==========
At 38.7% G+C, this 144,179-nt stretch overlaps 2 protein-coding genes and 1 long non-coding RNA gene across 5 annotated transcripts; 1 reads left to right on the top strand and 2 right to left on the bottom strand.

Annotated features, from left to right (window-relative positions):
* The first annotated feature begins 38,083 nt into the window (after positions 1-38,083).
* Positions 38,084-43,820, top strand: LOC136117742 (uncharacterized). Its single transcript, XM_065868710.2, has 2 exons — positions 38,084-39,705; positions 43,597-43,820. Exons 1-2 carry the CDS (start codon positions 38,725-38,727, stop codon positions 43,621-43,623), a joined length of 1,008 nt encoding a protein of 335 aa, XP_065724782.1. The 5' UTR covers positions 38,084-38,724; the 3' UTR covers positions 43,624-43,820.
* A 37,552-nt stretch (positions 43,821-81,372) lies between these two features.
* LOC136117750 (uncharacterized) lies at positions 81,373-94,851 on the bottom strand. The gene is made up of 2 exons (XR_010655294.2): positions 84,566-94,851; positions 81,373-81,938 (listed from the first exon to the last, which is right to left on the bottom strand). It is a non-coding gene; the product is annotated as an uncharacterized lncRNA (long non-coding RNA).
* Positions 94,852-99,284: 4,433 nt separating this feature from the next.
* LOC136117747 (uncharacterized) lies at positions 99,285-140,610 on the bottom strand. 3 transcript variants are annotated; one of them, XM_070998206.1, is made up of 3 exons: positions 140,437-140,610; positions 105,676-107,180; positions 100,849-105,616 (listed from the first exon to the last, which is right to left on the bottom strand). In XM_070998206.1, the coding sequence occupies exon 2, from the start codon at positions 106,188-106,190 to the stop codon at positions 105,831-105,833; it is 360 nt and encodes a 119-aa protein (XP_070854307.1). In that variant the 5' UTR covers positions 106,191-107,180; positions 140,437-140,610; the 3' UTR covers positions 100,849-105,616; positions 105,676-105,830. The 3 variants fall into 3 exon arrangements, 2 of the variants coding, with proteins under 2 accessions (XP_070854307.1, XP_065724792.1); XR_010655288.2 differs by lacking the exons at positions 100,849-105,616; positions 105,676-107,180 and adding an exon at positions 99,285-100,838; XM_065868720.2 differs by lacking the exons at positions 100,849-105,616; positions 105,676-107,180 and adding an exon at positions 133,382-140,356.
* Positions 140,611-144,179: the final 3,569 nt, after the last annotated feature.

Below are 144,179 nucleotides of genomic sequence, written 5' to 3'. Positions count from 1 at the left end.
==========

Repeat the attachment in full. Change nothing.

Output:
At 38.7% G+C, this 144,179-nt stretch overlaps 2 protein-coding genes and 1 long non-coding RNA gene across 5 annotated transcripts; 1 reads left to right on the top strand and 2 right to left on the bottom strand.

Annotated features, from left to right (window-relative positions):
* The first annotated feature begins 38,083 nt into the window (after positions 1-38,083).
* Positions 38,084-43,820, top strand: LOC136117742 (uncharacterized). Its single transcript, XM_065868710.2, has 2 exons — positions 38,084-39,705; positions 43,597-43,820. Exons 1-2 carry the CDS (start codon positions 38,725-38,727, stop codon positions 43,621-43,623), a joined length of 1,008 nt encoding a protein of 335 aa, XP_065724782.1. The 5' UTR covers positions 38,084-38,724; the 3' UTR covers positions 43,624-43,820.
* A 37,552-nt stretch (positions 43,821-81,372) lies between these two features.
* LOC136117750 (uncharacterized) lies at positions 81,373-94,851 on the bottom strand. The gene is made up of 2 exons (XR_010655294.2): positions 84,566-94,851; positions 81,373-81,938 (listed from the first exon to the last, which is right to left on the bottom strand). It is a non-coding gene; the product is annotated as an uncharacterized lncRNA (long non-coding RNA).
* Positions 94,852-99,284: 4,433 nt separating this feature from the next.
* LOC136117747 (uncharacterized) lies at positions 99,285-140,610 on the bottom strand. 3 transcript variants are annotated; one of them, XM_070998206.1, is made up of 3 exons: positions 140,437-140,610; positions 105,676-107,180; positions 100,849-105,616 (listed from the first exon to the last, which is right to left on the bottom strand). In XM_070998206.1, the coding sequence occupies exon 2, from the start codon at positions 106,188-106,190 to the stop codon at positions 105,831-105,833; it is 360 nt and encodes a 119-aa protein (XP_070854307.1). In that variant the 5' UTR covers positions 106,191-107,180; positions 140,437-140,610; the 3' UTR covers positions 100,849-105,616; positions 105,676-105,830. The 3 variants fall into 3 exon arrangements, 2 of the variants coding, with proteins under 2 accessions (XP_070854307.1, XP_065724792.1); XR_010655288.2 differs by lacking the exons at positions 100,849-105,616; positions 105,676-107,180 and adding an exon at positions 99,285-100,838; XM_065868720.2 differs by lacking the exons at positions 100,849-105,616; positions 105,676-107,180 and adding an exon at positions 133,382-140,356.
* Positions 140,611-144,179: the final 3,569 nt, after the last annotated feature.

Below are 144,179 nucleotides of genomic sequence, written 5' to 3'. Positions count from 1 at the left end.